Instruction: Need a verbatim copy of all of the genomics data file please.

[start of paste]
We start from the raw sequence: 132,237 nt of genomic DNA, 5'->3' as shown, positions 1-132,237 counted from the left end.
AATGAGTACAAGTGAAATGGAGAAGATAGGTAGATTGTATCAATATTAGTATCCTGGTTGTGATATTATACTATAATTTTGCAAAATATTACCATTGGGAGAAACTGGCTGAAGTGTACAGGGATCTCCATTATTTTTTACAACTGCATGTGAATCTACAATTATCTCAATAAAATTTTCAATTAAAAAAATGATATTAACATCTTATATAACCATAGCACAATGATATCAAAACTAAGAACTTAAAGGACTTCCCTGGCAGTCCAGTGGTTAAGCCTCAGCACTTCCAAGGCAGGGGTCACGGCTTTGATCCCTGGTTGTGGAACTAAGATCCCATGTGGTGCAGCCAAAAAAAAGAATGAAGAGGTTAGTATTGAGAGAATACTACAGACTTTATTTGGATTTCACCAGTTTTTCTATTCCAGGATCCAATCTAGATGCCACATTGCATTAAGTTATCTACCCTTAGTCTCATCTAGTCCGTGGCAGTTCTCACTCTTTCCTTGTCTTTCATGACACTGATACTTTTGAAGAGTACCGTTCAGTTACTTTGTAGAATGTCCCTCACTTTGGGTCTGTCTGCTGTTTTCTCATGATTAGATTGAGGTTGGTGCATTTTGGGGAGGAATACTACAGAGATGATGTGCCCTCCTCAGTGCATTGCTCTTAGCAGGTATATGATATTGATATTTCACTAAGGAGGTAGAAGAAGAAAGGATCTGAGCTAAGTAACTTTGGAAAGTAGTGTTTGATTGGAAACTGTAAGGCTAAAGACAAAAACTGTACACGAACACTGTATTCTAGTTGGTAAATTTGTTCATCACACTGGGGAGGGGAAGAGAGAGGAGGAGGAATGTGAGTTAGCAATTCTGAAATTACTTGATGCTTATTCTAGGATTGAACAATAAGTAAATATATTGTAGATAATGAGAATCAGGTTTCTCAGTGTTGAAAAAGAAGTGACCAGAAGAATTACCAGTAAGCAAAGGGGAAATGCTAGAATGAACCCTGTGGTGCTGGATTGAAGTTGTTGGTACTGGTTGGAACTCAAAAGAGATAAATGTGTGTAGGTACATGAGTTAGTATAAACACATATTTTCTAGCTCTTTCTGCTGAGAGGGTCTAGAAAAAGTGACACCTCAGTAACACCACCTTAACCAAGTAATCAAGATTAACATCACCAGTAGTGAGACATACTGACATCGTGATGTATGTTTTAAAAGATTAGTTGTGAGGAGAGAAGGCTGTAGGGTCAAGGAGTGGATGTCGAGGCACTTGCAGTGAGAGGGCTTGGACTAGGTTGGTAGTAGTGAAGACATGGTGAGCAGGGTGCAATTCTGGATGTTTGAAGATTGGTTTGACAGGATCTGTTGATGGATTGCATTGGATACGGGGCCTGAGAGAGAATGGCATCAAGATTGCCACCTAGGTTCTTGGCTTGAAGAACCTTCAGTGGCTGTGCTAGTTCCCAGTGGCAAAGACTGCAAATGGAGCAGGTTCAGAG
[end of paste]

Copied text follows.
We start from the raw sequence: 132,237 nt of genomic DNA, 5'->3' as shown, positions 1-132,237 counted from the left end.
AATGAGTACAAGTGAAATGGAGAAGATAGGTAGATTGTATCAATATTAGTATCCTGGTTGTGATATTATACTATAATTTTGCAAAATATTACCATTGGGAGAAACTGGCTGAAGTGTACAGGGATCTCCATTATTTTTTACAACTGCATGTGAATCTACAATTATCTCAATAAAATTTTCAATTAAAAAAATGATATTAACATCTTATATAACCATAGCACAATGATATCAAAACTAAGAACTTAAAGGACTTCCCTGGCAGTCCAGTGGTTAAGCCTCAGCACTTCCAAGGCAGGGGTCACGGCTTTGATCCCTGGTTGTGGAACTAAGATCCCATGTGGTGCAGCCAAAAAAAAGAATGAAGAGGTTAGTATTGAGAGAATACTACAGACTTTATTTGGATTTCACCAGTTTTTCTATTCCAGGATCCAATCTAGATGCCACATTGCATTAAGTTATCTACCCTTAGTCTCATCTAGTCCGTGGCAGTTCTCACTCTTTCCTTGTCTTTCATGACACTGATACTTTTGAAGAGTACCGTTCAGTTACTTTGTAGAATGTCCCTCACTTTGGGTCTGTCTGCTGTTTTCTCATGATTAGATTGAGGTTGGTGCATTTTGGGGAGGAATACTACAGAGATGATGTGCCCTCCTCAGTGCATTGCTCTTAGCAGGTATATGATATTGATATTTCACTAAGGAGGTAGAAGAAGAAAGGATCTGAGCTAAGTAACTTTGGAAAGTAGTGTTTGATTGGAAACTGTAAGGCTAAAGACAAAAACTGTACACGAACACTGTATTCTAGTTGGTAAATTTGTTCATCACACTGGGGAGGGGAAGAGAGAGGAGGAGGAATGTGAGTTAGCAATTCTGAAATTACTTGATGCTTATTCTAGGATTGAACAATAAGTAAATATATTGTAGATAATGAGAATCAGGTTTCTCAGTGTTGAAAAAGAAGTGACCAGAAGAATTACCAGTAAGCAAAGGGGAAATGCTAGAATGAACCCTGTGGTGCTGGATTGAAGTTGTTGGTACTGGTTGGAACTCAAAAGAGATAAATGTGTGTAGGTACATGAGTTAGTATAAACACATATTTTCTAGCTCTTTCTGCTGAGAGGGTCTAGAAAAAGTGACACCTCAGTAACACCACCTTAACCAAGTAATCAAGATTAACATCACCAGTAGTGAGACATACTGACATCGTGATGTATGTTTTAAAAGATTAGTTGTGAGGAGAGAAGGCTGTAGGGTCAAGGAGTGGATGTCGAGGCACTTGCAGTGAGAGGGCTTGGACTAGGTTGGTAGTAGTGAAGACATGGTGAGCAGGGTGCAATTCTGGATGTTTGAAGATTGGTTTGACAGGATCTGTTGATGGATTGCATTGGATACGGGGCCTGAGAGAGAATGGCATCAAGATTGCCACCTAGGTTCTTGGCTTGAAGAACCTTCAGTGGCTGTGCTAGTTCCCAGTGGCAAAGACTGCAAATGGAGCAGGTTCAGAG